Thursday, April 03, 2014

Supreme Court decision against political donation limits won't affect Ohio -- at least for now

  FoxNews, along with the others, yesterday morning reported the U.S. Supreme Court’s ruling that limits on the total amount of money individuals can give to candidates, political parties and political action committees are unconstitutional -- splitting the court's liberal and conservative justices – and “being  hailed by Republican congressional leaders as a First Amendment victory, removing the cap on contributions, which was set at $123,200 for 2014. It does not change limits, though, on individual contributions for president or Congress, currently set at $2,600 per election. (See McCutcheon v. FEC, 12-536 )

  Chief Justice John Roberts wrote in the majority opinion, “Money in politics may at times seem repugnant to some, but so too does much of what the First Amendment vigorously protects… If the First Amendment protects flag burning, funeral protests and Nazi parades – despite the profound offense such spectacles cause – it surely protects political campaign speech despite popular opinion.”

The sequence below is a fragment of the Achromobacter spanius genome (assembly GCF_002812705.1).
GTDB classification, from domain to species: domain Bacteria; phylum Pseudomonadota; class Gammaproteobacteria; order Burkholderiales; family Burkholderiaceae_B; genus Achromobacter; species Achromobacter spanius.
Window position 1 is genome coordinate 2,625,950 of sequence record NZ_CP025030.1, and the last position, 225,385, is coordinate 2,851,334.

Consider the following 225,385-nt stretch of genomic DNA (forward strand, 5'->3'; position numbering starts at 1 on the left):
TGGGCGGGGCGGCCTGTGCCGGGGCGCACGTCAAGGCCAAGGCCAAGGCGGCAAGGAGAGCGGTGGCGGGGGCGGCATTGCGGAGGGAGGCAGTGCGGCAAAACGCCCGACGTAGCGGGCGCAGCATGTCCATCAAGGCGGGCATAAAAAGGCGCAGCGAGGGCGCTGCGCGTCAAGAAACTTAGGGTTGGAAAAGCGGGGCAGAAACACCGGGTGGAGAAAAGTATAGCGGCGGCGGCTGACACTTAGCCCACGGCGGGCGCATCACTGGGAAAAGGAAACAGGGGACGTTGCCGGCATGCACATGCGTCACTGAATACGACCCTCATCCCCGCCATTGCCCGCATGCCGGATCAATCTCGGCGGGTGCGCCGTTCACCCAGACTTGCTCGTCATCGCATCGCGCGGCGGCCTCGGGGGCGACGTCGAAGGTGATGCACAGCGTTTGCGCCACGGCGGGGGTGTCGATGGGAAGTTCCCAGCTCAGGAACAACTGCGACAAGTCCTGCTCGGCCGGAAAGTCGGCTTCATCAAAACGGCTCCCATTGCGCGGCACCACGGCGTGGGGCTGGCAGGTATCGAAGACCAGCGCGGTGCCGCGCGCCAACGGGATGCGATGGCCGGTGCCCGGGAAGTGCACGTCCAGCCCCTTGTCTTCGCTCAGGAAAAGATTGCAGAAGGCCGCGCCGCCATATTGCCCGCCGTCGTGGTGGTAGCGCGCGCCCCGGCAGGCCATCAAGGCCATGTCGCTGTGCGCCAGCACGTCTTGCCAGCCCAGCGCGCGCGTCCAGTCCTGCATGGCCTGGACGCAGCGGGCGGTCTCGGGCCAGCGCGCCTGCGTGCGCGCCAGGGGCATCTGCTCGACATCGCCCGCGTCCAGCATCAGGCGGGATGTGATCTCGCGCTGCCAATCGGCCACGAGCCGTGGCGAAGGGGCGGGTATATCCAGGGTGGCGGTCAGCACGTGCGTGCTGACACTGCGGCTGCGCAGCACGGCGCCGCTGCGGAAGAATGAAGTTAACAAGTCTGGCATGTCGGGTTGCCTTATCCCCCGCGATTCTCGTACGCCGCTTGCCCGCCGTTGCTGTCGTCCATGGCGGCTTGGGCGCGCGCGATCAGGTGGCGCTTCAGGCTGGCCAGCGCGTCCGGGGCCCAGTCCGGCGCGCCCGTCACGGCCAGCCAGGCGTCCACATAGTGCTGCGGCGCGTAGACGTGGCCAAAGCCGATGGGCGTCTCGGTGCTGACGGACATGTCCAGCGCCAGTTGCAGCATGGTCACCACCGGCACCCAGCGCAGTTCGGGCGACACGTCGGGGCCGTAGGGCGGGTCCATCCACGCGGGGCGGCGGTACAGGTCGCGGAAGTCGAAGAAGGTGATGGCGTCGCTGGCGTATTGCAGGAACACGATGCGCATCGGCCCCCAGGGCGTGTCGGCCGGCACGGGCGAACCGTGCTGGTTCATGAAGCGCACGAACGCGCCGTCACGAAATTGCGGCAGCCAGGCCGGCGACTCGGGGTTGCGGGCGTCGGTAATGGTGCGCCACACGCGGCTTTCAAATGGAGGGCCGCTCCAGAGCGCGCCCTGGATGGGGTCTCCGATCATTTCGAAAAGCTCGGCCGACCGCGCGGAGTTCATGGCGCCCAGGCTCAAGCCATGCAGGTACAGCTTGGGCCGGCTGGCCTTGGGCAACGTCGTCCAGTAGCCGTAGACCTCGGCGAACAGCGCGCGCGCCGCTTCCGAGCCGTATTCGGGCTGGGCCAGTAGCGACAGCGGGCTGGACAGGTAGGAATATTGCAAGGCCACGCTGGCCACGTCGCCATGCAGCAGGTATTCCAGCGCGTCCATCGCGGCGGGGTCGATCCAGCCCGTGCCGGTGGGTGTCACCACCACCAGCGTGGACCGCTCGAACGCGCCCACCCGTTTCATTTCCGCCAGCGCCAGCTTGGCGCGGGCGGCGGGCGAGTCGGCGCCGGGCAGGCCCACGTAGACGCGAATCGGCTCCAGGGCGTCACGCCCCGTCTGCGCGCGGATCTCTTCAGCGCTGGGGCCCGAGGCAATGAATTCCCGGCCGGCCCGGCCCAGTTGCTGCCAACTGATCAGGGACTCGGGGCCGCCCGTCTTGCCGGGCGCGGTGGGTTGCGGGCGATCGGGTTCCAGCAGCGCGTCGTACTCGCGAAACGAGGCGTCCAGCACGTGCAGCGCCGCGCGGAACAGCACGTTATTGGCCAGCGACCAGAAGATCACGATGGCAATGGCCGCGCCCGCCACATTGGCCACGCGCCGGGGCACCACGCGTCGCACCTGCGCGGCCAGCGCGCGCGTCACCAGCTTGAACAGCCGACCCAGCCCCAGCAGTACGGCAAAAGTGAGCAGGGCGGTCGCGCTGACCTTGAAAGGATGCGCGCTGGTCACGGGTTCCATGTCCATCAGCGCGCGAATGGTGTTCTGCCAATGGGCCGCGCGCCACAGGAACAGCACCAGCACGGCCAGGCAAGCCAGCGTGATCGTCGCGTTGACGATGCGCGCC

Justice Stephen Breyer, writing for the dissenting side, though, described the ruling as a major blow to vital campaign finance rules and took the unusual step of reading a summary of his opinion from the bench saying the “decision eviscerates our nation’s campaign finance laws.”

  A Cleveland Plain Dealer article, however, has some observers saying the decision won’t have much effect on Ohio in the short term.

  Ohio State University law professor Dan Tokaji said the ruling in the short term won’t have much effect on Ohio elections or campaign finance laws.

  “In the 5-4 decision," the Plain Dealers' article said, "the Supreme Court struck down on free-speech grounds a federal law limiting how much money an individual can give in total to federal candidates, political parties and political action committees. That federal cap is currently set at $123,200, including $48,600 specifically to candidates’ campaigns. But Ohio doesn’t have similar overall limits on donations to candidates, parties or PACs. The state does restrict how much money a person can give to an individual legislative or statewide candidate, but that kind of limit wasn’t affected by Wednesday’s ruling.

  “But over time, he said, this ruling could lead to challenges to Ohio’s individual donation limits. That’s because the Supreme Court under Chief Justice John Roberts has stated in this decision and others that the government can only restrict political contributions when the donation appears to be outright bribery”.

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